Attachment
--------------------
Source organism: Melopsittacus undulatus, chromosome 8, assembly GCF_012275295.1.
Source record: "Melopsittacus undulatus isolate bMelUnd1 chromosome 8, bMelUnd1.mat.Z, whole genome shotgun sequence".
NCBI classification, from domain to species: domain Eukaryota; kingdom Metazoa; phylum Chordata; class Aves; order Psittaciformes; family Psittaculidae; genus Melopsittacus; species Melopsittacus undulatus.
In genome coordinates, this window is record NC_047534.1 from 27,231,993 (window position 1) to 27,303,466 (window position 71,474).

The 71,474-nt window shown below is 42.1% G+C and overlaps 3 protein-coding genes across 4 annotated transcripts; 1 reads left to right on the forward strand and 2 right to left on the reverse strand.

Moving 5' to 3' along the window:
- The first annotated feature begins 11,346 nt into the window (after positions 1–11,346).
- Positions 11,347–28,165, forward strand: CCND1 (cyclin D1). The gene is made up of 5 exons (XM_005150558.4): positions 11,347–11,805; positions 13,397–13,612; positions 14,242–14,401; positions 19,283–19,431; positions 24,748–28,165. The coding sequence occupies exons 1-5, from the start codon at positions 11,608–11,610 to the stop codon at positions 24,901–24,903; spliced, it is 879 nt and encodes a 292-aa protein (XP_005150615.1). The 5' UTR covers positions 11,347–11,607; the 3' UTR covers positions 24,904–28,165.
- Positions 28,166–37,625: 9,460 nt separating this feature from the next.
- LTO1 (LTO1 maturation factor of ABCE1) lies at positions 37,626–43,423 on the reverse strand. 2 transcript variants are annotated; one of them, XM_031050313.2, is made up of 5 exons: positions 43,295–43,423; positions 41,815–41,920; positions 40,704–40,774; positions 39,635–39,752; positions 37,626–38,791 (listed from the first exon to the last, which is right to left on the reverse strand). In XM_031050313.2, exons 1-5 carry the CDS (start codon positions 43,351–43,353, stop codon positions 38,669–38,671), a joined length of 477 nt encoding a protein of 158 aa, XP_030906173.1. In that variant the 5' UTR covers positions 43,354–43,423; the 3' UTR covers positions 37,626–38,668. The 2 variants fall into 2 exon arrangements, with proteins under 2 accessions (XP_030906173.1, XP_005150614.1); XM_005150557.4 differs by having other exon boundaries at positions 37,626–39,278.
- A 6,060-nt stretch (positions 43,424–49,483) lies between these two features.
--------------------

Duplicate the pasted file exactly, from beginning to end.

Source organism: Melopsittacus undulatus, chromosome 8, assembly GCF_012275295.1.
Source record: "Melopsittacus undulatus isolate bMelUnd1 chromosome 8, bMelUnd1.mat.Z, whole genome shotgun sequence".
NCBI classification, from domain to species: domain Eukaryota; kingdom Metazoa; phylum Chordata; class Aves; order Psittaciformes; family Psittaculidae; genus Melopsittacus; species Melopsittacus undulatus.
In genome coordinates, this window is record NC_047534.1 from 27,231,993 (window position 1) to 27,303,466 (window position 71,474).

The 71,474-nt window shown below is 42.1% G+C and overlaps 3 protein-coding genes across 4 annotated transcripts; 1 reads left to right on the forward strand and 2 right to left on the reverse strand.

Moving 5' to 3' along the window:
- The first annotated feature begins 11,346 nt into the window (after positions 1–11,346).
- Positions 11,347–28,165, forward strand: CCND1 (cyclin D1). The gene is made up of 5 exons (XM_005150558.4): positions 11,347–11,805; positions 13,397–13,612; positions 14,242–14,401; positions 19,283–19,431; positions 24,748–28,165. The coding sequence occupies exons 1-5, from the start codon at positions 11,608–11,610 to the stop codon at positions 24,901–24,903; spliced, it is 879 nt and encodes a 292-aa protein (XP_005150615.1). The 5' UTR covers positions 11,347–11,607; the 3' UTR covers positions 24,904–28,165.
- Positions 28,166–37,625: 9,460 nt separating this feature from the next.
- LTO1 (LTO1 maturation factor of ABCE1) lies at positions 37,626–43,423 on the reverse strand. 2 transcript variants are annotated; one of them, XM_031050313.2, is made up of 5 exons: positions 43,295–43,423; positions 41,815–41,920; positions 40,704–40,774; positions 39,635–39,752; positions 37,626–38,791 (listed from the first exon to the last, which is right to left on the reverse strand). In XM_031050313.2, exons 1-5 carry the CDS (start codon positions 43,351–43,353, stop codon positions 38,669–38,671), a joined length of 477 nt encoding a protein of 158 aa, XP_030906173.1. In that variant the 5' UTR covers positions 43,354–43,423; the 3' UTR covers positions 37,626–38,668. The 2 variants fall into 2 exon arrangements, with proteins under 2 accessions (XP_030906173.1, XP_005150614.1); XM_005150557.4 differs by having other exon boundaries at positions 37,626–39,278.
- A 6,060-nt stretch (positions 43,424–49,483) lies between these two features.